32

I'm developing an extension for Google Chrome browser. I could not figure out how to access the current tab DOM object from the "popup.html" page. any suggestions?

25

By default, within popup.js/popup.html, the "document" object refers to the extension's popup window's document only. To get the DOM for a specific tab (for instance the currently active tab), you would need to use content scripts communications. For example we need to send a request from the extension to your content script via popup, so in the popup.html you do something like this:

chrome.tabs.getSelected(null, function(tab) {
  // Send a request to the content script.
  chrome.tabs.sendRequest(tab.id, {action: "getDOM"}, function(response) {
    console.log(response.dom);
  });
});

Now in the content script, we need to listen for those events coming from the extension, so in some file we named dom.js

chrome.extension.onRequest.addListener(function(request, sender, sendResponse) {
 if (request.action == "getDOM")
   sendResponse({dom: "The dom that you want to get"});
 else
   sendResponse({}); // Send nothing..
});

Now remember to setup your manifest to include the content script and tab permission.

  • I mean with the DOM is Document Object Model ... thanks – Khaled Musaied Dec 27 '09 at 12:54
  • 1
    Yes, what I showed you in my example is synchronous messaging done in Chrome Extensions. I returned a String "The dom that you want to get", but in reality, you can return any DOM you want. If you want to get everything in body you can do "sendResponse({dom: document.getElementsByTagName("body")[0]});" – Mohamed Mansour Dec 28 '09 at 3:08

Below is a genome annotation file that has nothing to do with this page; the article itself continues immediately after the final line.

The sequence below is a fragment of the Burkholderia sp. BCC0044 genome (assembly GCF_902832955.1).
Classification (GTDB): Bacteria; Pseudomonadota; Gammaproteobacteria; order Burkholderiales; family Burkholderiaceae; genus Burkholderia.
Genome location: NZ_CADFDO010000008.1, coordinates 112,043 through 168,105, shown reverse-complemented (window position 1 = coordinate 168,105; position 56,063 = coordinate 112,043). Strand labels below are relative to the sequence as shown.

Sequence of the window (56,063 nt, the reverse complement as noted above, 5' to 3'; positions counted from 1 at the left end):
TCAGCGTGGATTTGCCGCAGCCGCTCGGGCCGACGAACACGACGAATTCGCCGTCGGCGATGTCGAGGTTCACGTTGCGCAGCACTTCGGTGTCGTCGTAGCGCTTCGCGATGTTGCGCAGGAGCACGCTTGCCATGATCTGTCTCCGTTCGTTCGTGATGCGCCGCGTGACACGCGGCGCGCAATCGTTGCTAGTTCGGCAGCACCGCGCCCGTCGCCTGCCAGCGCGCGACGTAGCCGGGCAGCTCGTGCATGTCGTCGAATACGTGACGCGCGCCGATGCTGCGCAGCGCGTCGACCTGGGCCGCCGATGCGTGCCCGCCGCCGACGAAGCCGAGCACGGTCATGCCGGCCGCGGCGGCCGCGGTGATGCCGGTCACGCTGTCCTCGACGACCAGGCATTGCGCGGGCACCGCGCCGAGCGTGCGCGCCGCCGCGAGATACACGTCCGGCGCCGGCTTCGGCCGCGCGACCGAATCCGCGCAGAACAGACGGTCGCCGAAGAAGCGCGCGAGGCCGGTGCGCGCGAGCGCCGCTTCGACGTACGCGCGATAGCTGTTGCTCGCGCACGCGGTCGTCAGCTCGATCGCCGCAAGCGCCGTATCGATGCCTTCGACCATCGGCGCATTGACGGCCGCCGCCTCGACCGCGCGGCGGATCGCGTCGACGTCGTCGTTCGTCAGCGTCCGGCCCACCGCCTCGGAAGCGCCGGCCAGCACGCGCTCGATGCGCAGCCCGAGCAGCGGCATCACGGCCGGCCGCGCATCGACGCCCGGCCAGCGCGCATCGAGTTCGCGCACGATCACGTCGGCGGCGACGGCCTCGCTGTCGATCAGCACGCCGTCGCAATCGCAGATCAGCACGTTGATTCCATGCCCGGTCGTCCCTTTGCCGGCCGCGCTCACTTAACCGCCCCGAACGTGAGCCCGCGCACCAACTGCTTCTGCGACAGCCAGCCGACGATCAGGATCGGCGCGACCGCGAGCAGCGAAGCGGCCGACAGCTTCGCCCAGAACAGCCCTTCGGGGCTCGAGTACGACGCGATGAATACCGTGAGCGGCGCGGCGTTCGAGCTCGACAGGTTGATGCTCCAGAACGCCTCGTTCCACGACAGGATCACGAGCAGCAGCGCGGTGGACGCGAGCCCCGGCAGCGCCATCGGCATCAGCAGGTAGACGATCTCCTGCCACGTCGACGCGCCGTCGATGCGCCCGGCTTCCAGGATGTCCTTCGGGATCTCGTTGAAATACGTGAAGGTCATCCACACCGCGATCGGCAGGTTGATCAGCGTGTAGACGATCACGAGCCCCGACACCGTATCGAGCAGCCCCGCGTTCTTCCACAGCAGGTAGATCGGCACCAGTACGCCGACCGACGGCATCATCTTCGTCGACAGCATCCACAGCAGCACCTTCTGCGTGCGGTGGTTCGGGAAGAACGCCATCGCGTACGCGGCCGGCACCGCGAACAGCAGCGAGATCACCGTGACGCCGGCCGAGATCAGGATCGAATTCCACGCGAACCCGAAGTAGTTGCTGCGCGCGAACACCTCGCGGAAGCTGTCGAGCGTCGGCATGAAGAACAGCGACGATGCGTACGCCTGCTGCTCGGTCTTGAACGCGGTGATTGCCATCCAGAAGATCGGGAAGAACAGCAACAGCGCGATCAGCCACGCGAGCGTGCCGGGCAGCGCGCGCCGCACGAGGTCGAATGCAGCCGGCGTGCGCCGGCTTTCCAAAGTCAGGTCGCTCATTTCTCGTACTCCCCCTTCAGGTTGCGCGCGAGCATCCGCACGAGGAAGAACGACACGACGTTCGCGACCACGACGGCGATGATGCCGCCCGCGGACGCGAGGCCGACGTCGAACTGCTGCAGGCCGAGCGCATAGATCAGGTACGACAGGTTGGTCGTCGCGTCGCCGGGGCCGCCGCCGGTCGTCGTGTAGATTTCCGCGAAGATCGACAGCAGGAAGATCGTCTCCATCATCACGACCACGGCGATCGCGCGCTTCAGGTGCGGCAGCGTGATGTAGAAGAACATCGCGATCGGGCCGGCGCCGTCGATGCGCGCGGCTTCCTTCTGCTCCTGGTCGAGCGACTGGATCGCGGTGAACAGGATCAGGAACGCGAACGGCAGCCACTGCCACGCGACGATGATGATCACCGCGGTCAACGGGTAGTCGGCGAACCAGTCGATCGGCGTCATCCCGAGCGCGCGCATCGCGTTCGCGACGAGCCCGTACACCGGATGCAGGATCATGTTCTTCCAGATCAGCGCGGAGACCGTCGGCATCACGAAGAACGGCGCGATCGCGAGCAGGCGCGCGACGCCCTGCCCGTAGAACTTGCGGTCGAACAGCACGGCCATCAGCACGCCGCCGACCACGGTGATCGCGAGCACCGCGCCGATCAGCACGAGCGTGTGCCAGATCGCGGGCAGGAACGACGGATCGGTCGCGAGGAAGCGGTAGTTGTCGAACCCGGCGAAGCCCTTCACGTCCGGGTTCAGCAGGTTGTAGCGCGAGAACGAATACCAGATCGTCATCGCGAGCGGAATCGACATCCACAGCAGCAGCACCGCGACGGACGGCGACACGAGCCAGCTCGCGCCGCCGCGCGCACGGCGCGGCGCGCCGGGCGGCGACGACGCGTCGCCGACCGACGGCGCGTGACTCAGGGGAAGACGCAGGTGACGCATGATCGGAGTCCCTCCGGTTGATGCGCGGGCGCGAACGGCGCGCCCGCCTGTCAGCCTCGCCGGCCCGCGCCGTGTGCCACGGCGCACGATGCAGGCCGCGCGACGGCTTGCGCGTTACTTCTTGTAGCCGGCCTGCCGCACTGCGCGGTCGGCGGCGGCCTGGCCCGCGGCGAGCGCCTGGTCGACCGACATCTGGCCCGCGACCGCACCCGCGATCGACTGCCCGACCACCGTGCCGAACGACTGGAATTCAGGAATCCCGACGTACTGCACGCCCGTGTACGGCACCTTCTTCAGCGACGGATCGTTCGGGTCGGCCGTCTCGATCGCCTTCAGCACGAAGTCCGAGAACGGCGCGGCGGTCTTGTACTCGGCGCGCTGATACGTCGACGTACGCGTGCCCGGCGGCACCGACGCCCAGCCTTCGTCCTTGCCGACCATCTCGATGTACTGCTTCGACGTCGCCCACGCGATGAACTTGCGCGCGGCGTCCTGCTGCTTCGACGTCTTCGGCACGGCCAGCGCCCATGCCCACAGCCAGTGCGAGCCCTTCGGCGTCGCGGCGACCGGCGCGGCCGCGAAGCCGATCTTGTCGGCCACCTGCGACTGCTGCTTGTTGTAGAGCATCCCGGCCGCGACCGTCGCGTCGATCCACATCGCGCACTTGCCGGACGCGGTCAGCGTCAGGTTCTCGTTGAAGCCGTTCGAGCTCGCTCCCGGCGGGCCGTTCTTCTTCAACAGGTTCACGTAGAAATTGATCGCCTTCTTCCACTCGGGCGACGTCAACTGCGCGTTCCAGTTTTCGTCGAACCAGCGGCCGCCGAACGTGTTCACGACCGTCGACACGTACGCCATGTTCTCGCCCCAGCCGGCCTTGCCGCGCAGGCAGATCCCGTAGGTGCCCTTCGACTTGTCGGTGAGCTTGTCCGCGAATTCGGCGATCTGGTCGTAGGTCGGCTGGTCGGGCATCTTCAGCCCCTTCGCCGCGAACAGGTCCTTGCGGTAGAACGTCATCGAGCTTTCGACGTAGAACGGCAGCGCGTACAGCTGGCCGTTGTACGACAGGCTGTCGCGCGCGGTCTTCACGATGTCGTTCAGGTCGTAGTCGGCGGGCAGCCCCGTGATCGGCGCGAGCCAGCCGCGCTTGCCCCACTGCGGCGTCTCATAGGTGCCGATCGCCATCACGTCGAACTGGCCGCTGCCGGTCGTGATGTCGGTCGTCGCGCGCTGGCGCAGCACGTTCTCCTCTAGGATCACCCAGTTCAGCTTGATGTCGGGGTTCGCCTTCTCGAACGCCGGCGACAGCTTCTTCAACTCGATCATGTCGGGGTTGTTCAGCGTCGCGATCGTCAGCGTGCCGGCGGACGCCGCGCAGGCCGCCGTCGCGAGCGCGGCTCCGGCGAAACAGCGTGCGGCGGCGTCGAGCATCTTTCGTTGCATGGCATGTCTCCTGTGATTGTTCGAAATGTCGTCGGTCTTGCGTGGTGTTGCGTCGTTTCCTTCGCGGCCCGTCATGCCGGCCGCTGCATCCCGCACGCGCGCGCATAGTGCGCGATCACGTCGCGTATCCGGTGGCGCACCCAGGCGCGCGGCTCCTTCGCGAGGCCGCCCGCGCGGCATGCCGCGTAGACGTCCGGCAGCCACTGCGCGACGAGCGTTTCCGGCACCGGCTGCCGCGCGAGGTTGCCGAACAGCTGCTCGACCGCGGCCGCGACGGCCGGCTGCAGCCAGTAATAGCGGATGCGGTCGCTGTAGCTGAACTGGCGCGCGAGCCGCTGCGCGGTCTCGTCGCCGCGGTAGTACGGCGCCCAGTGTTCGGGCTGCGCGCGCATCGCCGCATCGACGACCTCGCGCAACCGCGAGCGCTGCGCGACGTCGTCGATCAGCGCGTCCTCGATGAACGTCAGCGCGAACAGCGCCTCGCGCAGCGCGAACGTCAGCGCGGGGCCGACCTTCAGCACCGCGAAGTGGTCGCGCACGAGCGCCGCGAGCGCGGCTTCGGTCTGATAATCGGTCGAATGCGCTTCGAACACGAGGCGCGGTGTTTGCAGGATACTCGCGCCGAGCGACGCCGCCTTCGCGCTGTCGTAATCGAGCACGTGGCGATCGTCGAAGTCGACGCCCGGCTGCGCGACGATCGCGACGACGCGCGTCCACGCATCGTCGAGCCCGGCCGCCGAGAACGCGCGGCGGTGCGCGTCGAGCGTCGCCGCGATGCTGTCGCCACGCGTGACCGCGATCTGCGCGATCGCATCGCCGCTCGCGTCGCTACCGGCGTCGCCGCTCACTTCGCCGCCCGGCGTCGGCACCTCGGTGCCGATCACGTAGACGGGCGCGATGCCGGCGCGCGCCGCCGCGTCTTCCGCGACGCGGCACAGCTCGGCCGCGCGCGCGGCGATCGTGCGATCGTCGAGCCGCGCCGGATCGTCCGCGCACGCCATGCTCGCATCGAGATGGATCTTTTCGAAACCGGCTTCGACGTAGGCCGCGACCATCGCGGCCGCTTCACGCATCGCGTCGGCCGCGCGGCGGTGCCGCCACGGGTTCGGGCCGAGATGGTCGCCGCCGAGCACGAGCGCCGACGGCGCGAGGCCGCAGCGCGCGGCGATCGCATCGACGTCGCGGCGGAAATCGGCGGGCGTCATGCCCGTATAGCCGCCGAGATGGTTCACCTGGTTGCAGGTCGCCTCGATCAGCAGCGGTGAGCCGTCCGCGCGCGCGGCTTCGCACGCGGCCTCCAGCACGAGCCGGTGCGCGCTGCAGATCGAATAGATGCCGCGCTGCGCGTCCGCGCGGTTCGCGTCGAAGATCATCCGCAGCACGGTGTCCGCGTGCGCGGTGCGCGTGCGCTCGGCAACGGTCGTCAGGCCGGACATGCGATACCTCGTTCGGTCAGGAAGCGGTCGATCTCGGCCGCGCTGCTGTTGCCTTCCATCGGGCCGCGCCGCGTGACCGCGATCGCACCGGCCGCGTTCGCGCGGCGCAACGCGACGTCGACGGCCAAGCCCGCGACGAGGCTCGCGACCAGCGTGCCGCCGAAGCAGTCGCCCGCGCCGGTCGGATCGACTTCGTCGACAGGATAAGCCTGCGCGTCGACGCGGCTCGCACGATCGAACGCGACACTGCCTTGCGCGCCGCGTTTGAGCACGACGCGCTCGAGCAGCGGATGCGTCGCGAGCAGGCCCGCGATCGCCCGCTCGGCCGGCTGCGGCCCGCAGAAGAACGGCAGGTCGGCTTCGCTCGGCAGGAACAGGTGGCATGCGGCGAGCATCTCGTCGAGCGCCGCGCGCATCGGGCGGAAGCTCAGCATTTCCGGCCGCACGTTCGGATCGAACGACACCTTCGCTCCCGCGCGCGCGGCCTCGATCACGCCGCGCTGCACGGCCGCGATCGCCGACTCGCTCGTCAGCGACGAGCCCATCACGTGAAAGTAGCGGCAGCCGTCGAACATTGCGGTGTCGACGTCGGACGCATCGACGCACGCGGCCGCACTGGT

• 3
    does the above example work? AFAIK send response will serialize the dom as json which is likely to result in an error due to the circular structure of the dom object. – Peter Prettenhofer Jun 28 '11 at 14:44
  • 1
    it seems weird for this answer to have gotten such high up votes, considering that DOM objects are not serializable. It's true that you can serialize the actual html but that's not what the OP asked for. As far as I know, you can't access DOM objects from the background/popup script. You have to inject a content script to manipulate the DOM. – eladidan Oct 15 '13 at 21:53
  • 6
3

This answer seems to not be working with the latest API. This is a working example.

popup.js:

chrome.tabs.query({active: true, currentWindow: true}, function(tabs) {
    var tab = tabs[0];
    console.log(tab.url, tab.title);
    chrome.tabs.getSelected(null, function(tab) {
        chrome.tabs.sendMessage(tab.id, {greeting: "hello"}, function(msg) {
            msg = msg || {};
            console.log('onResponse', msg.farewell);
        });
    });
});

getDescription.js:

window.onload = function() {
    chrome.runtime.onMessage.addListener(function(msg, _, sendResponse) {
        console.log('onMessage', msg);
        if (msg.greeting == "hello") {
            sendResponse({farewell: "goodbye"});
        } else{
           sendResponse({});
        }
    });
};

relevant parts of manifest.json:

{
  "permissions": [
      "tabs"
  ],

  "content_scripts": [
    {
        "matches": ["http://*/*", "https://*/*"],
        "js": ["getDescription.js"]
    }
   ]
}
2

This is the latest fix:

popup.js

chrome.tabs.query({active: true, currentWindow: true}, function(tabs) {
  chrome.tabs.sendMessage(tabs[0].id, {greeting: "hello"}, function(response) {
      console.log(response.farewell);
  });
});

(Note: the above console.log(response.farewell) is for popup.html, not your current tab)

contentscript.js

chrome.runtime.onMessage.addListener(
  function(request, sender, sendResponse) {
    if (request.greeting == "hello")
      sendResponse({farewell: "goodbye"});
  });

Source: https://developer.chrome.com/extensions/messaging

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